An illustration depicts NASA's Europa Clipper spacecraft circling the moon of Jupiter. Image courtesy of NASA
ORLANDO, Fla., March 3 (UPI) -- NASA has started to assemble the Europa Clipper spacecraft that will probe the icy, scarred surface of Jupiter's moon, Europa, starting in 2030.
The agency has been designing and building 10 instruments for the $4.5 billion mission since 2016, and technicians are assembling the parts at NASA's California-based Jet Propulsion Laboratory, NASA announced Thursday.
NASA has tapped SpaceX to launch Europa Clipper from Florida in 2024 aboard the most powerful operational rocket today, the Falcon Heavy.
The Clipper carries more instruments than most interplanetary missions, Robert Pappalardo, NASA's Europa Clipper Project Scientist, told UPI in an email interview.
Ultimately, scientists want to explore whether Jupiter's fourth-largest moon has conditions to support life in its deep oceans, he said.
"It has a complement of 10 highly capable instruments with the overall goal of understanding the potential habitability of Europa," Pappalardo said. "Europa Clipper has the largest number of instruments and coordinated investigations of any mission going to the outer solar system."
Imagery from the Hubble Space Telescope showed icy plumes erupting from Europa's surface, indicating water below the ice that may be heated by Jupiter's extreme gravity.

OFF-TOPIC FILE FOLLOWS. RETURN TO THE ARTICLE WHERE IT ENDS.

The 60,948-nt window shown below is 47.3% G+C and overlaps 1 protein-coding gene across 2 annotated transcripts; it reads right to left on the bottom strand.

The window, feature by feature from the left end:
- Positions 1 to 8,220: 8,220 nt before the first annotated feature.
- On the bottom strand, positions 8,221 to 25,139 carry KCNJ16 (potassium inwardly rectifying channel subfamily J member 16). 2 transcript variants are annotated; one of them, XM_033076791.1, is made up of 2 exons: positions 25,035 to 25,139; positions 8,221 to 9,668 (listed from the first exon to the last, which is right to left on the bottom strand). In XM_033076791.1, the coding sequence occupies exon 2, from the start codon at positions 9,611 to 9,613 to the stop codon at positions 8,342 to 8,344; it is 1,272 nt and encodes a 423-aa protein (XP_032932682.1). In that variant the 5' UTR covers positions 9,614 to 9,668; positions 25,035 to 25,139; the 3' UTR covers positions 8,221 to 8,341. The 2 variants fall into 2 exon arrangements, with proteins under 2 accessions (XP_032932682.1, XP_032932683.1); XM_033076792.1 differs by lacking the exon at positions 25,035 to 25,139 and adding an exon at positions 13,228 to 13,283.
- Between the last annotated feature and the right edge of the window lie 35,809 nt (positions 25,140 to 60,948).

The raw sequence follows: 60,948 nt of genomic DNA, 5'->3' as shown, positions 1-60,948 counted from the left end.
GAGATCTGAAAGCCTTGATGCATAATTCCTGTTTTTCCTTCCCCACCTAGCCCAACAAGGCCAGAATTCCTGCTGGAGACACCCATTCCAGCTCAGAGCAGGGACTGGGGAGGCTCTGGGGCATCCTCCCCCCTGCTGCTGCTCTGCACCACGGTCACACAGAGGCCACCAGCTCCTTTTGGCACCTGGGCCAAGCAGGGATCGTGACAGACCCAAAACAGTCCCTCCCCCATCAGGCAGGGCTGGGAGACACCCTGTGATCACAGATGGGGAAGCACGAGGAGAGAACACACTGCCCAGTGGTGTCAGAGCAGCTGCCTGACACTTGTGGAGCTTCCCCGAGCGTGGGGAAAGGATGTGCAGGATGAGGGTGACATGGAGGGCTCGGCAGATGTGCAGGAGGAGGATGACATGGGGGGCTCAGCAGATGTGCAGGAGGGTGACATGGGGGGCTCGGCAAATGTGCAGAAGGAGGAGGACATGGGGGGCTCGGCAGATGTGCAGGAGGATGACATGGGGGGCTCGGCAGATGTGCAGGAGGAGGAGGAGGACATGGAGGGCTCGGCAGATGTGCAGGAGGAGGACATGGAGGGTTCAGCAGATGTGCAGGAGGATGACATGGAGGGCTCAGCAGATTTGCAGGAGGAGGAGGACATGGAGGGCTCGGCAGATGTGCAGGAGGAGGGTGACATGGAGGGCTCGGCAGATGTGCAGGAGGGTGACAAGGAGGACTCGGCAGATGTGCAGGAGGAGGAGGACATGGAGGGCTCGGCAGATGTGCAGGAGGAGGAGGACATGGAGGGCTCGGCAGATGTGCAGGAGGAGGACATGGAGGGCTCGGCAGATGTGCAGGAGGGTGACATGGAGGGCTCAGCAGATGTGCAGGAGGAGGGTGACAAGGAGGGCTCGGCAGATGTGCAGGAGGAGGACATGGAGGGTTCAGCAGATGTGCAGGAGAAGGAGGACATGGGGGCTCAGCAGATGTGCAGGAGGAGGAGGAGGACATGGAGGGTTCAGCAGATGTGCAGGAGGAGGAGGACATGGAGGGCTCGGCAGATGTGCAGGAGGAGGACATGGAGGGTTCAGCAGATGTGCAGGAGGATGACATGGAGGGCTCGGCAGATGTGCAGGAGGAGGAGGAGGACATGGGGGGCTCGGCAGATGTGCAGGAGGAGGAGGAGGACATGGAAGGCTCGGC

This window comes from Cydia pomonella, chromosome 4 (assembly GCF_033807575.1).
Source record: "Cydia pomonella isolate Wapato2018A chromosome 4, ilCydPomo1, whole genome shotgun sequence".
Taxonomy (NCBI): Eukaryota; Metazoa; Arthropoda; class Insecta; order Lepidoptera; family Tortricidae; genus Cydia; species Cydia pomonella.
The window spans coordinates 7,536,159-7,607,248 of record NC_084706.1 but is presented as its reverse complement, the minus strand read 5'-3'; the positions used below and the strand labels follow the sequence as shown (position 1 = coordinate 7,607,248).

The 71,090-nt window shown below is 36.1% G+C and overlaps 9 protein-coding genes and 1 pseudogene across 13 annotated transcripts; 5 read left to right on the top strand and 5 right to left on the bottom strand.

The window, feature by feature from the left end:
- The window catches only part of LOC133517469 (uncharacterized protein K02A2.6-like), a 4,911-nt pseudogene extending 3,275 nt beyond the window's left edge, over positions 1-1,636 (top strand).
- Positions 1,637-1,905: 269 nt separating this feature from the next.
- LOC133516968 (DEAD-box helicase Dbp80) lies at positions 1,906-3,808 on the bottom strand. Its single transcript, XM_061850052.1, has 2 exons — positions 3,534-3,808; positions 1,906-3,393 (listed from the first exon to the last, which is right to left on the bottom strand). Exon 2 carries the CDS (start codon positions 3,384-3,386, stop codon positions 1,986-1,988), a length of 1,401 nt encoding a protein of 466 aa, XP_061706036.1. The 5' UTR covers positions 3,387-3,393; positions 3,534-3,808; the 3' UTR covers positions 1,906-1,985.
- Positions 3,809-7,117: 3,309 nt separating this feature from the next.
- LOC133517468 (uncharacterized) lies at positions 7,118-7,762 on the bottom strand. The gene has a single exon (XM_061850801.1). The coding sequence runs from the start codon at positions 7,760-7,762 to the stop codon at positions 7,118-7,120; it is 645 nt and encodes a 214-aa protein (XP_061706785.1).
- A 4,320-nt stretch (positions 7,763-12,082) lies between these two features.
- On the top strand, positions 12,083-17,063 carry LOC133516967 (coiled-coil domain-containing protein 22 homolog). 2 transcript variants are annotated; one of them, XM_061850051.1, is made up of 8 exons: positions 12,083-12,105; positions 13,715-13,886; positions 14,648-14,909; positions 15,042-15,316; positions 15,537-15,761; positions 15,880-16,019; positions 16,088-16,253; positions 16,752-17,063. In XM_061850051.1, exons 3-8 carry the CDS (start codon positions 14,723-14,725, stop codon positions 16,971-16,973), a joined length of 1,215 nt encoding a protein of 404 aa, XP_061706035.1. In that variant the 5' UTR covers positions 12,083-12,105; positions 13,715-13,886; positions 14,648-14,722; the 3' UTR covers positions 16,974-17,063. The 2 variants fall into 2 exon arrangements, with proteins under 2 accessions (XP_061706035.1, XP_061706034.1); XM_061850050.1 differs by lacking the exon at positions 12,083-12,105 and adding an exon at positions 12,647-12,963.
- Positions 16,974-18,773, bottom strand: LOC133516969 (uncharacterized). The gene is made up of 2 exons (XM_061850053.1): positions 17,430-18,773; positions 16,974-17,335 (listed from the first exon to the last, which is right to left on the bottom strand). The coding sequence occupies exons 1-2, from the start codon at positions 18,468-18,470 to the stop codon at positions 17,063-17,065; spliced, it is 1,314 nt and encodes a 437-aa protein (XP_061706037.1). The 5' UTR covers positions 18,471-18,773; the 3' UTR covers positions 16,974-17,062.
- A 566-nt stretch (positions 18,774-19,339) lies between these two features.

But no mission to Jupiter has had the ability to look below Europa's surface for evidence of liquid water, he said.
"The Europa Clipper's sophisticated instrument suite is specifically designed to ... probe its watery interior, evaluate its composition and provide information on its geology and level of current activity," Pappalardo said.
If successful, the probe may designate a landing site for a future mission that could drill into the ice or probe it more deeply from the surface, he said.
"If we were to find an especially interesting location, with evidence for near-surface water, evidence of recent heat or plumes, and perhaps organic materials -- then that would be the kind of oasis that we would want to target," Pappalardo said.
The spacecraft will be about the size of an SUV with solar panels extending nearly the length of a basketball court.
Supply chain issues that have plagued high-tech industries since the COVID-19 pandemic began may still be a challenge, but NASA believes it can stay on schedule, Jordan Evans, Europa Clipper deputy project manager, said in an email.
"The team has been building the subsystems and instruments throughout the pandemic and has successfully managed the supply chain issues to date," Evans said. "With this resiliency, and with the team we have in place, we have high confidence in the overall schedule to meet our 2024 launch date."
The International Space Station is pictured from the SpaceX Crew Dragon Endeavour during a flyaround of the orbiting lab that took place following its undocking from the Harmony module’s space-facing port on November 8. Photo courtesy of NASA